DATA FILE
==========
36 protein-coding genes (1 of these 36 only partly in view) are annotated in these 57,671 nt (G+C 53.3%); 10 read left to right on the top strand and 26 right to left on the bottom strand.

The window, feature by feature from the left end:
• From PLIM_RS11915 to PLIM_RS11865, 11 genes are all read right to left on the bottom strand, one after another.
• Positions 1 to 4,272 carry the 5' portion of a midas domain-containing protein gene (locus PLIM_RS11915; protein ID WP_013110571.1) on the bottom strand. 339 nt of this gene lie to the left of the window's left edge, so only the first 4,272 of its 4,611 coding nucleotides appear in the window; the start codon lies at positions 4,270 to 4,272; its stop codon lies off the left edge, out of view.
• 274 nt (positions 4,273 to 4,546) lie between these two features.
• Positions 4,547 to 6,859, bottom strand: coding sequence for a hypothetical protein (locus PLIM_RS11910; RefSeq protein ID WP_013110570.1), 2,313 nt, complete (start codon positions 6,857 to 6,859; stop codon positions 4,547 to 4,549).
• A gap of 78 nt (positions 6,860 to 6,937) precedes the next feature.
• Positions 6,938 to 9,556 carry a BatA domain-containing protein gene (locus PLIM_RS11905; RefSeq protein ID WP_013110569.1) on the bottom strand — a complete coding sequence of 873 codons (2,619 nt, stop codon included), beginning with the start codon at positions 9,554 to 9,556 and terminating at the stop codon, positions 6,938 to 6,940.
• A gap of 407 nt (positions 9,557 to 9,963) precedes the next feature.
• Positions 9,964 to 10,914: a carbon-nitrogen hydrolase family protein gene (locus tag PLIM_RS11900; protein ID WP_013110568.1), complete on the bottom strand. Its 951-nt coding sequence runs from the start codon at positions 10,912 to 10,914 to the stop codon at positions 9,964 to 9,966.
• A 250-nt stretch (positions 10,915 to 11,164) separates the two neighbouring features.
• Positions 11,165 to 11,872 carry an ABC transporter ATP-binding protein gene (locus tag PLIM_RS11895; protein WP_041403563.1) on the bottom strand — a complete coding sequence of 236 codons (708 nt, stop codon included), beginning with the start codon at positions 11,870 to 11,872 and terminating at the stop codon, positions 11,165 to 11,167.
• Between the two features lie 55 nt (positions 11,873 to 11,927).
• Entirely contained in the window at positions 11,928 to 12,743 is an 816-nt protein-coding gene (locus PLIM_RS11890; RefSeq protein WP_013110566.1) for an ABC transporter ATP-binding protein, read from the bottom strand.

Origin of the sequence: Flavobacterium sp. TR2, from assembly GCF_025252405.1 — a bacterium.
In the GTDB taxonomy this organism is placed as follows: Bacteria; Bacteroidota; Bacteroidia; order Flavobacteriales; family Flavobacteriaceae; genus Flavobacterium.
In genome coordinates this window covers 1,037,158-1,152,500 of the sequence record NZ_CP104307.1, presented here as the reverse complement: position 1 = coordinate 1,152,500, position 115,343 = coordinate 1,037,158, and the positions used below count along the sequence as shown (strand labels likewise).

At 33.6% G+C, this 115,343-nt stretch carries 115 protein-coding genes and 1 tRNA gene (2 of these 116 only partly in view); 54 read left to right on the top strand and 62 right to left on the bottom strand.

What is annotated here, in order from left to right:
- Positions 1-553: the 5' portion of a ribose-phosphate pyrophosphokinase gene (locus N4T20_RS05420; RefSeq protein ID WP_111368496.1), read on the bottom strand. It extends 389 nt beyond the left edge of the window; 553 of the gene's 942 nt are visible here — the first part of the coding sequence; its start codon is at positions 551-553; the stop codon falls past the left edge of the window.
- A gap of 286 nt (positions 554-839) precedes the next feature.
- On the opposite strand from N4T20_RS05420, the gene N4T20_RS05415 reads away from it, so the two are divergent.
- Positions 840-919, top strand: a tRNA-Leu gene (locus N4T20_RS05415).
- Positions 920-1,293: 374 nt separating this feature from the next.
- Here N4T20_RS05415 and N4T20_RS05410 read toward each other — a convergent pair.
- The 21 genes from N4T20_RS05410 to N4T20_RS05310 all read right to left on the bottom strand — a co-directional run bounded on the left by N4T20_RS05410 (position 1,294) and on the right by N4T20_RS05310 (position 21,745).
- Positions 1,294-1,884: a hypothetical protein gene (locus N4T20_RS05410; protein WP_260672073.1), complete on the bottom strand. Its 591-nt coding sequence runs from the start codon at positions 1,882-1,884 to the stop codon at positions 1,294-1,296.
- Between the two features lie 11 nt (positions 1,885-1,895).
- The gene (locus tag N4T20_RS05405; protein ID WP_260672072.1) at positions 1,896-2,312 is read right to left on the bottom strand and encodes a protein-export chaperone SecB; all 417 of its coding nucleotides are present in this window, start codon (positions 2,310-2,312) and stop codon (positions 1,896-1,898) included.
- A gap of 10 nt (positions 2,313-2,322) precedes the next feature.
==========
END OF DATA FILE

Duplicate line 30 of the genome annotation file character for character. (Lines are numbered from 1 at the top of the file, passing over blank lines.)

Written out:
- A gap of 10 nt (positions 2,313-2,322) precedes the next feature.